Striped Mud Turtle
Kinosternon baurii

Common Name:

Striped Mud Turtle

Scientific Name:

Kinosternon baurii



Kinosternon is derived from the Greek word kineo which means "move" and sternon which means "chest". This refers to the hinged plastron.


baurii was assigned to honor Georg Hermann Carl Lugwig Baur a vertebrate morphologist and turtle expert.

Average Length:

3 - 4 in. (7.5 - 10 cm)

Virginia Record Length:

4.8 in. (12.3 cm)

Record length:

5 in. (12.7 cm)

Systematics: Originally described by Samuel Garman in 1891 as Cinosternon baurii, based on 11 specimens from Key West, Florida. The genus Kinosternon was first used for this turtle by Lonnberg (1894). No subspecies are currently recognized.

Description: A small freshwater turtle reaching a maximum carapace length (CL) of 127 mm (5.0 inches) (Conant and Collins, 1991). In Virginia, known maximum CL is 123.0 mm, maximum plastron length (PL) is 115.5 mm, and maximum body mass is 337 g.

Morphology: Carapace rounded, smooth, and without keels in adults; no serrations posteriorly; carapacial scutes may be translucent in some individuals; 1st vertebral triangular and not in contact with 2d marginals; usually marginals 11/11, pleurals 4/4, and vertebrals 5; marginal 10 on both sides counting anterior to posterior larger than others; plastron hinged anteriorly and posteriorly and slightly notched posteriorly; bridge consists of only axillary and inguinal scutes; plastron 82- 95% of CL; pectoral scute triangular in shape; width of posterior plastral lobe >50% of carapace width. The lower beak is sharply curved, especially on old adults.

Coloration and Pattern: Carapace brown to nearly black, with or without 3 light-tan or cream stripes; plastron olive to mahogany in color, sometimes with dark borders along seams; skin dark brown to black; 2 distinct yellowish to cream stripes on head usually present, one above and one below tympanum; stripes may be broken or continuous; each stripe extends to tip of snout; light specks may occur on dorsum and lateral surfaces of head; tomial surfaces of upper and lower jaws may be edged in black.

Sexual Dimorphism: Average adult male CL (88.1 ± 8.6 mm, 71.1-114.7, n = 48) was less than that in adult females (96.0 ± 12.4 mm, 70.2-123.0 mm, n = 40). Sexual size dimorphism index was 0.09. Similar differences existed between sexes in PL (males 77.1 ±6.7 mm, 62.7-94.4, n = 48; females 90.5 ± 11.9, 67.0-115.5, n = 40) and body mass (males 117.7 ± 31.5 g, 63-221, n = 48; females 165.0 ± 60.3, 68-337, n = 40). The precloacal distance was longer in males (7-16, ave. = 12.2 ± 1.9, m = 20) than in females (0-5, ave. = 0.9 ± 1.8, n = 17) and the cloacal opening extends beyond the posterior margin of the carapace. Males possess a patch of rough scales behind the thigh and crus of each rear leg.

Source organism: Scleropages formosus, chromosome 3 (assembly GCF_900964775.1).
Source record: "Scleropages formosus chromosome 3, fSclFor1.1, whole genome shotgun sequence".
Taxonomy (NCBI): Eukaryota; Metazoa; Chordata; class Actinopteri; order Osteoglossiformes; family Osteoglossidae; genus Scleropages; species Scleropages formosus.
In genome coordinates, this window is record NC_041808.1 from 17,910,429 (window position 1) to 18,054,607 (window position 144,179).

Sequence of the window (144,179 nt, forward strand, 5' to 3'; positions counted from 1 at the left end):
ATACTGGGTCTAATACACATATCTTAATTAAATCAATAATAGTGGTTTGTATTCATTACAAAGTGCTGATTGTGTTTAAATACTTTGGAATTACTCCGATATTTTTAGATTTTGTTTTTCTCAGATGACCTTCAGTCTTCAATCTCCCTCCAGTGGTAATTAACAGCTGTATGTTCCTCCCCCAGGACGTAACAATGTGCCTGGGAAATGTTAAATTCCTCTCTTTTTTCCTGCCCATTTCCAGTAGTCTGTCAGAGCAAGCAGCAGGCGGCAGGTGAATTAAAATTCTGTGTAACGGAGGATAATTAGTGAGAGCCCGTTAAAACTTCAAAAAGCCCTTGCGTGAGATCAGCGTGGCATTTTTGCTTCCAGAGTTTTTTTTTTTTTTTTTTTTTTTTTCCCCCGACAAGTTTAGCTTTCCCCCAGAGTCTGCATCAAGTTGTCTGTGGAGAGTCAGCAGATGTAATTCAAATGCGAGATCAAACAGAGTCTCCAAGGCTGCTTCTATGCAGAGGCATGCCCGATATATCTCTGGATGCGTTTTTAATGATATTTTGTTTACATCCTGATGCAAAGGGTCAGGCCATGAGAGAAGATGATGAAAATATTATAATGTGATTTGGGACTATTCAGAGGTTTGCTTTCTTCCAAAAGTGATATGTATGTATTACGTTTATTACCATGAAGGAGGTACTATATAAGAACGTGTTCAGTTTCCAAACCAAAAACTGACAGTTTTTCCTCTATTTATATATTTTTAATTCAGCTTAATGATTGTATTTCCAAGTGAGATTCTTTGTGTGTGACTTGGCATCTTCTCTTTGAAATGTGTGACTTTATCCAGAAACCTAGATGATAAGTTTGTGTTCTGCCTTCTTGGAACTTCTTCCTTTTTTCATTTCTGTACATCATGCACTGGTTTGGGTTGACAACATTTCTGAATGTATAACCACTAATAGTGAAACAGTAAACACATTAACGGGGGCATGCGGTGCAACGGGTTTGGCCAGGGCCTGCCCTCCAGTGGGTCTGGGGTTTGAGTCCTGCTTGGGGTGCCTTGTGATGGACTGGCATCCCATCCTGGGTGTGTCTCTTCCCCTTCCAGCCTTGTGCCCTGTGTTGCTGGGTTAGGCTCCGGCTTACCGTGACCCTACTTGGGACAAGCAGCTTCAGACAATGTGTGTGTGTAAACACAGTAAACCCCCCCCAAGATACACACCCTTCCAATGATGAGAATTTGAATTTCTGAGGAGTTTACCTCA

Juveniles: Juveniles have a carapacial keel that becomes rounded with age and an orange plastron with black smudges along the midline. Head stripes are prominent at hatching, and carapacial stripes are visible in most individuals at this age. The size of hatchlings in Virginia is unknown. Hatchlings from northern Florida were 17.6-25.0 mm CL (ave. = 22.5) and 15.5-22.0 mm PL (ave. = 19.2) (Iverson, 1979).

Confusing Species: Sternotherus odoratus has squarish pectoral scutes on the plastron and skin visible between the plastral scutes. Kinosternon subrubrum lacks the 3 light stripes on the carapace. The light stripes on each side of the head, if present at all, do not occur on the snout. The plastron in juveniles is reddish. See "Remarks" for additional comments.

Geographic Variation: None known in Virginia, and no distinctive variation is known throughout the range of this species. Striped Mud Turtles in Florida possess faint dorsal stripes on translucent carapacial scutes, distinct stripes on the carapace, or no stripes at all (Iverson, 1978b).

Biology: In Virginia, Striped Mud Turtles inhabit primarily blackwater swamps and rivers, permanent ponds and small lakes, ditches, and temporary ponds. They are known to enter brackish water (Ernst and Barbour, 1989a). Preferred habitat appears to consist of dark water with an organic substrate. Aquatic vegetation may or may not be present. These turtles seldom bask, but spend considerable time on land. Kinosternon baurii is active all year in Florida (Iverson, 1977c). Available records from Virginia suggest an activity period of late March through October.